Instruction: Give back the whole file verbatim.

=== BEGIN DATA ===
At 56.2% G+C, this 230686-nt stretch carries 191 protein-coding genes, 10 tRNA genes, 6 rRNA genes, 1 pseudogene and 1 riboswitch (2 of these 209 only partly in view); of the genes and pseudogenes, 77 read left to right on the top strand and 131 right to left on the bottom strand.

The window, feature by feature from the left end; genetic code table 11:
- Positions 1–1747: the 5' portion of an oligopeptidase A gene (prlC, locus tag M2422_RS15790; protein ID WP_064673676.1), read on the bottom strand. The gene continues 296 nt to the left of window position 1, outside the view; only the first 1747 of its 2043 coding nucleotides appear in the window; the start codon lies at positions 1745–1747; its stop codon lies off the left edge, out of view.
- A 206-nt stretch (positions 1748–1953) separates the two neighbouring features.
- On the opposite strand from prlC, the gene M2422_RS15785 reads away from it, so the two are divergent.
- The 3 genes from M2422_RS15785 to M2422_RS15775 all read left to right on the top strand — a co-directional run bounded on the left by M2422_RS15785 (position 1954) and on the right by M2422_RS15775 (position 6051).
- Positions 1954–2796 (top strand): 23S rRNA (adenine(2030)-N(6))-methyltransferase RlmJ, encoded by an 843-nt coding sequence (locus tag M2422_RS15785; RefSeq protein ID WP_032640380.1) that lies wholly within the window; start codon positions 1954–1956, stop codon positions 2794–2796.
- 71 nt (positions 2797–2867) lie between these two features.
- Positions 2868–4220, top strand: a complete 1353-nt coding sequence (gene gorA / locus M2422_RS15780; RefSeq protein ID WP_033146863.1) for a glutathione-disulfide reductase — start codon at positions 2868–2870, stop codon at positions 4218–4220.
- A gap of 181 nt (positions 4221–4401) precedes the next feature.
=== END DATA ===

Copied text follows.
At 56.2% G+C, this 230686-nt stretch carries 191 protein-coding genes, 10 tRNA genes, 6 rRNA genes, 1 pseudogene and 1 riboswitch (2 of these 209 only partly in view); of the genes and pseudogenes, 77 read left to right on the top strand and 131 right to left on the bottom strand.

The window, feature by feature from the left end; genetic code table 11:
- Positions 1–1747: the 5' portion of an oligopeptidase A gene (prlC, locus tag M2422_RS15790; protein ID WP_064673676.1), read on the bottom strand. The gene continues 296 nt to the left of window position 1, outside the view; only the first 1747 of its 2043 coding nucleotides appear in the window; the start codon lies at positions 1745–1747; its stop codon lies off the left edge, out of view.
- A 206-nt stretch (positions 1748–1953) separates the two neighbouring features.
- On the opposite strand from prlC, the gene M2422_RS15785 reads away from it, so the two are divergent.
- The 3 genes from M2422_RS15785 to M2422_RS15775 all read left to right on the top strand — a co-directional run bounded on the left by M2422_RS15785 (position 1954) and on the right by M2422_RS15775 (position 6051).
- Positions 1954–2796 (top strand): 23S rRNA (adenine(2030)-N(6))-methyltransferase RlmJ, encoded by an 843-nt coding sequence (locus tag M2422_RS15785; RefSeq protein ID WP_032640380.1) that lies wholly within the window; start codon positions 1954–1956, stop codon positions 2794–2796.
- 71 nt (positions 2797–2867) lie between these two features.
- Positions 2868–4220, top strand: a complete 1353-nt coding sequence (gene gorA / locus M2422_RS15780; RefSeq protein ID WP_033146863.1) for a glutathione-disulfide reductase — start codon at positions 2868–2870, stop codon at positions 4218–4220.
- A gap of 181 nt (positions 4221–4401) precedes the next feature.